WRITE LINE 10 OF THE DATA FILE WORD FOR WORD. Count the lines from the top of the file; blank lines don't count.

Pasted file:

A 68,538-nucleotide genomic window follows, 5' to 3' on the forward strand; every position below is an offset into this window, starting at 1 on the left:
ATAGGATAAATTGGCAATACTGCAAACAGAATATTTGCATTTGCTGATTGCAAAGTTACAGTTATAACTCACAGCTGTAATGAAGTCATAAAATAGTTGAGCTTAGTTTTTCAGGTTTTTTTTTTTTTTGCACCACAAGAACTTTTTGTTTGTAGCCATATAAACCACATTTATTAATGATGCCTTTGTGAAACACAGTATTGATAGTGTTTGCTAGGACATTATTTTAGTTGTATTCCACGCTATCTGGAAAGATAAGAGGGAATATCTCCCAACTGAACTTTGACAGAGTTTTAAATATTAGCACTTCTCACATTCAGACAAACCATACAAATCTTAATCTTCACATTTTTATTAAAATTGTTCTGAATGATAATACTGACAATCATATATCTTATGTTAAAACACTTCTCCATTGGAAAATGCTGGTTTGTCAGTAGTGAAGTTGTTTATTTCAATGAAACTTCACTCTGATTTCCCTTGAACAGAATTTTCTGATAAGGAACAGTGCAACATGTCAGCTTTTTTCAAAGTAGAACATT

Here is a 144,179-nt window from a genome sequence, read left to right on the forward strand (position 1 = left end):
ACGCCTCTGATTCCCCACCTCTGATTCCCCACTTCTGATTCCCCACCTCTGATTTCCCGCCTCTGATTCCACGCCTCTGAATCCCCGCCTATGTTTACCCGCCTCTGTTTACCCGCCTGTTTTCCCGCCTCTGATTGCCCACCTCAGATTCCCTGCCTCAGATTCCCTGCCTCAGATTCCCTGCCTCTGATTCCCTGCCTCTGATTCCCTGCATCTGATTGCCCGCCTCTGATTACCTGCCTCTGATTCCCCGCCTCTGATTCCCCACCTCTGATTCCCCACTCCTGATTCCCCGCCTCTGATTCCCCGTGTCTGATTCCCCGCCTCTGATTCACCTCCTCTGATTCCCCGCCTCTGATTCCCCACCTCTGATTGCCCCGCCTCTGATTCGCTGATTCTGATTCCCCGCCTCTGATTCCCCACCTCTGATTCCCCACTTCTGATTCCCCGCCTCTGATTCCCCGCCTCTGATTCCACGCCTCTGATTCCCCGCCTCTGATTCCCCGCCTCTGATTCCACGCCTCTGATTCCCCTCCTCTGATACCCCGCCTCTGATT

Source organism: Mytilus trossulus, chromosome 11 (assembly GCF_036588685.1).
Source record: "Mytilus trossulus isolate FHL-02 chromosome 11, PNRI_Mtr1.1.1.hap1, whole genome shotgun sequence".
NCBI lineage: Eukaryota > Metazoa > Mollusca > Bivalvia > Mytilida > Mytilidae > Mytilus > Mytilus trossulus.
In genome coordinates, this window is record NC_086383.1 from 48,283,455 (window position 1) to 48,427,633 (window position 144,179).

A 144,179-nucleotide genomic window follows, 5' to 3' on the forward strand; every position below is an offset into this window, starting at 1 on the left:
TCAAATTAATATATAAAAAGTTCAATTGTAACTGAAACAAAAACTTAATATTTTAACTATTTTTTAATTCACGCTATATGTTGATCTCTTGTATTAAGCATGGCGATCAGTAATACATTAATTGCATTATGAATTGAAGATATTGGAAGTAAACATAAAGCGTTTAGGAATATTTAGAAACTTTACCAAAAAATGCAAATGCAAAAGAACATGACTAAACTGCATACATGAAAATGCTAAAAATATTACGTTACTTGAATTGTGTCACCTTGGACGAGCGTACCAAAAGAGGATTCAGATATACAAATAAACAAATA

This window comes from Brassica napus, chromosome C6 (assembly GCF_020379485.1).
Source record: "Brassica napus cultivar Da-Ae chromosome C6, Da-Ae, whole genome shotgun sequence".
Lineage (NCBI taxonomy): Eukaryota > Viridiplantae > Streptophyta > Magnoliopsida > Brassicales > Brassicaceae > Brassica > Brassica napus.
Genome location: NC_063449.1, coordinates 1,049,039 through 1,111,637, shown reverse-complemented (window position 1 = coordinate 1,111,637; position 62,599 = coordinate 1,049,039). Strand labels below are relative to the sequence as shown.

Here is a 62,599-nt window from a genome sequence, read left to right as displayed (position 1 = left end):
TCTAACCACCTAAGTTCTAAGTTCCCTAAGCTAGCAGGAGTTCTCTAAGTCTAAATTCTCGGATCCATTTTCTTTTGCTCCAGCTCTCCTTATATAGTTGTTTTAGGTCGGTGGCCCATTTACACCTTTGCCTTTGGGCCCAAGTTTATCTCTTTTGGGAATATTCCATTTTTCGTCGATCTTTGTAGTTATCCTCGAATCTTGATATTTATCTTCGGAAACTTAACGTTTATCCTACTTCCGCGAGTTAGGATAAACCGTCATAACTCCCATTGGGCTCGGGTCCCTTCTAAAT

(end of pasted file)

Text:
TCAAATTAATATATAAAAAGTTCAATTGTAACTGAAACAAAAACTTAATATTTTAACTATTTTTTAATTCACGCTATATGTTGATCTCTTGTATTAAGCATGGCGATCAGTAATACATTAATTGCATTATGAATTGAAGATATTGGAAGTAAACATAAAGCGTTTAGGAATATTTAGAAACTTTACCAAAAAATGCAAATGCAAAAGAACATGACTAAACTGCATACATGAAAATGCTAAAAATATTACGTTACTTGAATTGTGTCACCTTGGACGAGCGTACCAAAAGAGGATTCAGATATACAAATAAACAAATA